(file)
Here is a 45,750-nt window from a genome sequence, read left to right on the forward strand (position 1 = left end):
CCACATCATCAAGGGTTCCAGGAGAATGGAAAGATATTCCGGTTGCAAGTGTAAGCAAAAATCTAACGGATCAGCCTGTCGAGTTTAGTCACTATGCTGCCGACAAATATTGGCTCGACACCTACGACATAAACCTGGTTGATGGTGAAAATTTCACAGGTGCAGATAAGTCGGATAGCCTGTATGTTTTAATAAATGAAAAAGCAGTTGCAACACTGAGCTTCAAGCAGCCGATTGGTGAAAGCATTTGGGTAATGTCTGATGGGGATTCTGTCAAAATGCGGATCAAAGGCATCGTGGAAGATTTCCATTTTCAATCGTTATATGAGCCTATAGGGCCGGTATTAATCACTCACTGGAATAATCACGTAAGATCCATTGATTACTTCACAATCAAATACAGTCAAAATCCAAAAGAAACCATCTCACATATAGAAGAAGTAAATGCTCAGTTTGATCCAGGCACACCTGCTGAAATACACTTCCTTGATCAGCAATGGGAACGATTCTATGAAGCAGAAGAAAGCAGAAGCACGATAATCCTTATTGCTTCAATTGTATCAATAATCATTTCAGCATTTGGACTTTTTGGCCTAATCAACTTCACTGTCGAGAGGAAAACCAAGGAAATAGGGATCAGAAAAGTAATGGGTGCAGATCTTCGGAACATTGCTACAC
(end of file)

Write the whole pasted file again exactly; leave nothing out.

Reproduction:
Here is a 45,750-nt window from a genome sequence, read left to right on the forward strand (position 1 = left end):
CCACATCATCAAGGGTTCCAGGAGAATGGAAAGATATTCCGGTTGCAAGTGTAAGCAAAAATCTAACGGATCAGCCTGTCGAGTTTAGTCACTATGCTGCCGACAAATATTGGCTCGACACCTACGACATAAACCTGGTTGATGGTGAAAATTTCACAGGTGCAGATAAGTCGGATAGCCTGTATGTTTTAATAAATGAAAAAGCAGTTGCAACACTGAGCTTCAAGCAGCCGATTGGTGAAAGCATTTGGGTAATGTCTGATGGGGATTCTGTCAAAATGCGGATCAAAGGCATCGTGGAAGATTTCCATTTTCAATCGTTATATGAGCCTATAGGGCCGGTATTAATCACTCACTGGAATAATCACGTAAGATCCATTGATTACTTCACAATCAAATACAGTCAAAATCCAAAAGAAACCATCTCACATATAGAAGAAGTAAATGCTCAGTTTGATCCAGGCACACCTGCTGAAATACACTTCCTTGATCAGCAATGGGAACGATTCTATGAAGCAGAAGAAAGCAGAAGCACGATAATCCTTATTGCTTCAATTGTATCAATAATCATTTCAGCATTTGGACTTTTTGGCCTAATCAACTTCACTGTCGAGAGGAAAACCAAGGAAATAGGGATCAGAAAAGTAATGGGTGCAGATCTTCGGAACATTGCTACAC